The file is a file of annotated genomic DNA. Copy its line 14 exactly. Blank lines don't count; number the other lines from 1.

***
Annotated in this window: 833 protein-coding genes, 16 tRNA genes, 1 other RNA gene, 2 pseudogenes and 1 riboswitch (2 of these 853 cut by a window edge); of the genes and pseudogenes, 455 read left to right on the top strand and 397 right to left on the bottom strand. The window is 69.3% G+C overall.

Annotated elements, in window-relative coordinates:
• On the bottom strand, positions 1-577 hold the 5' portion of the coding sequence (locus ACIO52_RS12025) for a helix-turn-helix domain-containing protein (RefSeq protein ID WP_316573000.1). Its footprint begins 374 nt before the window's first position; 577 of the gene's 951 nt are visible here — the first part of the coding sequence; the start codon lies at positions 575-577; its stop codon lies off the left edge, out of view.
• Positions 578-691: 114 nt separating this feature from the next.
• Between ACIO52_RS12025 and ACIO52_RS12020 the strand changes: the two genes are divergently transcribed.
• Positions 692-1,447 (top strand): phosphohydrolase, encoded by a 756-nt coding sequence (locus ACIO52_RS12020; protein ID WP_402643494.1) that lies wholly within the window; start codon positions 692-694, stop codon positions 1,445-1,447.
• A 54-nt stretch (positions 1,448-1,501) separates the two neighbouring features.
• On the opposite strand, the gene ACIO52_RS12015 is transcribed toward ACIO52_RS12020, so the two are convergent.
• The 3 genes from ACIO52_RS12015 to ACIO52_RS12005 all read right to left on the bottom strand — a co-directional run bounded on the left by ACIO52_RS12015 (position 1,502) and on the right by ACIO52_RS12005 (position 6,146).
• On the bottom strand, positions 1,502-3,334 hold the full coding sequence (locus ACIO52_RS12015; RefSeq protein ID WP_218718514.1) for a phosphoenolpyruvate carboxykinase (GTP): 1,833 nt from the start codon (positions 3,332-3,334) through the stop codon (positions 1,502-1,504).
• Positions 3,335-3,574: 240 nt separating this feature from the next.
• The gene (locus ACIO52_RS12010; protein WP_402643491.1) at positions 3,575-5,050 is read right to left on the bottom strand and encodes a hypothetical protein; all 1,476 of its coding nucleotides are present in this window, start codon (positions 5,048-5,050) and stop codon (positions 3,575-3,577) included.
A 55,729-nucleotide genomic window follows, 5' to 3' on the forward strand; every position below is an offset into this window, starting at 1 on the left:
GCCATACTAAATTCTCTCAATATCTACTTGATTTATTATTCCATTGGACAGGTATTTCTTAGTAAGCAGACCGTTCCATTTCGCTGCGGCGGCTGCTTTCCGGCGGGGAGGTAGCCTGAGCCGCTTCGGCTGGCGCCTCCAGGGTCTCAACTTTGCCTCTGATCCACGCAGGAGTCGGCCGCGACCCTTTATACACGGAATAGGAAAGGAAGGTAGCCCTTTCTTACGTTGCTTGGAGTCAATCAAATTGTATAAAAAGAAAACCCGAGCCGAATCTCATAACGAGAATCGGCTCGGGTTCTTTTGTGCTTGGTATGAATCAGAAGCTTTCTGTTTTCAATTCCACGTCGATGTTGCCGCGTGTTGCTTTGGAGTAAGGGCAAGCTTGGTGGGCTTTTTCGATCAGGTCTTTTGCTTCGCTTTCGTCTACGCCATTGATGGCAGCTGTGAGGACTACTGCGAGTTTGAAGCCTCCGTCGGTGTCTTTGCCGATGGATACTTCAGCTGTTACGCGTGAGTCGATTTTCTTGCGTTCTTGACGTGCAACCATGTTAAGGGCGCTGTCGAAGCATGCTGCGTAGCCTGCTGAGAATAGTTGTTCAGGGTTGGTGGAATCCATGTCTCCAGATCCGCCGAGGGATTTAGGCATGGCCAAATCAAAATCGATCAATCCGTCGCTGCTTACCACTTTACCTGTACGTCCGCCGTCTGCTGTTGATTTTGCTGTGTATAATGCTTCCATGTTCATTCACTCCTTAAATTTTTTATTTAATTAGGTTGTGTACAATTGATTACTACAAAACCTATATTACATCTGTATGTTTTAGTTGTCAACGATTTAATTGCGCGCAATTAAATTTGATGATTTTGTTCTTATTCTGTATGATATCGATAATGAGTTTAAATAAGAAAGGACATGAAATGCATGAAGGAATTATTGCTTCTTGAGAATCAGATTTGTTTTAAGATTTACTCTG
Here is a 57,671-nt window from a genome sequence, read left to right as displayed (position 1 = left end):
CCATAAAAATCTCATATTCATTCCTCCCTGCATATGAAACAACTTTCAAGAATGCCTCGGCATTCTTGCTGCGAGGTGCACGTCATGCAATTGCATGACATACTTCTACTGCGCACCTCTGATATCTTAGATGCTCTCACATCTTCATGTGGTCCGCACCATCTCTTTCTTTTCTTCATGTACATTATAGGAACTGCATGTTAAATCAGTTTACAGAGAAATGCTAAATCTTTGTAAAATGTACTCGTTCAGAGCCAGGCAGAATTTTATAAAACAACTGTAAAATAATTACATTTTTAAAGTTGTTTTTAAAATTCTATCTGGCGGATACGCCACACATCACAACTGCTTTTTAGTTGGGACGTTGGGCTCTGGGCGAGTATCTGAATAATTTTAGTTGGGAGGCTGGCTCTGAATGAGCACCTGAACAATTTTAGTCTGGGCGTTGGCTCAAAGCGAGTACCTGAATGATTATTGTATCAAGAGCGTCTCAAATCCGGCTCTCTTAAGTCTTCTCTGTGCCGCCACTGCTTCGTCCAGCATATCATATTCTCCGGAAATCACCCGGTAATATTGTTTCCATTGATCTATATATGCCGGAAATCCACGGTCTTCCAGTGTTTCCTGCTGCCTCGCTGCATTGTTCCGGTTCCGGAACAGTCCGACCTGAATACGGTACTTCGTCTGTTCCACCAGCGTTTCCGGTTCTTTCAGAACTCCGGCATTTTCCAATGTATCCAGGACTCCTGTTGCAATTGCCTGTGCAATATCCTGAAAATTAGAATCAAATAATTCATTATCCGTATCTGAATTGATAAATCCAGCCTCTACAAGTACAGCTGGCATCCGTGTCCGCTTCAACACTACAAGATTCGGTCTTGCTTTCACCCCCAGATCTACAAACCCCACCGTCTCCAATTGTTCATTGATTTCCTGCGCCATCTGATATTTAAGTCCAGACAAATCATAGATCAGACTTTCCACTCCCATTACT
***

GCCATACTAAATTCTCTCAATATCTACTTGATTTATTATTCCATTGGACAGGTATTTCTTAGTAAGCAGACCGTTCCATTTCGCTGCGGCGGCTGCTTTCCGGCGGGGAGGTAGCCTGAGCCGCTTCGGCTGGCGCCTCCAGGGTCTCAACTTTGCCTCTGATCCACGCAGGAGTCGGCCGCGACCCTTTATACACGGAATAGGAAAGGAAGGTAGCCCTTTCTTACGTTGCTTGGAGTCAATCAAATTGTATAAAAAGAAAACCCGAGCCGAATCTCATAACGAGAATCGGCTCGGGTTCTTTTGTGCTTGGTATGAATCAGAAGCTTTCTGTTTTCAATTCCACGTCGATGTTGCCGCGTGTTGCTTTGGAGTAAGGGCAAGCTTGGTGGGCTTTTTCGATCAGGTCTTTTGCTTCGCTTTCGTCTACGCCATTGATGGCAGCTGTGAGGACTACTGCGAGTTTGAAGCCTCCGTCGGTGTCTTTGCCGATGGATACTTCAGCTGTTACGCGTGAGTCGATTTTCTTGCGTTCTTGACGTGCAACCATGTTAAGGGCGCTGTCGAAGCATGCTGCGTAGCCTGCTGAGAATAGTTGTTCAGGGTTGGTGGAATCCATGTCTCCAGATCCGCCGAGGGATTTAGGCATGGCCAAATCAAAATCGATCAATCCGTCGCTGCTTACCACTTTACCTGTACGTCCGCCGTCTGCTGTTGATTTTGCTGTGTATAATGCTTCCATGTTCATTCACTCCTTAAATTTTTTATTTAATTAGGTTGTGTACAATTGATTACTACAAAACCTATATTACATCTGTATGTTTTAGTTGTCAACGATTTAATTGCGCGCAATTAAATTTGATGATTTTGTTCTTATTCTGTATGATATCGATAATGAGTTTAAATAAGAAAGGACATGAAATGCATGAAGGAATTATTGCTTCTTGAGAATCAGATTTGTTTTAAGATTTACTCTG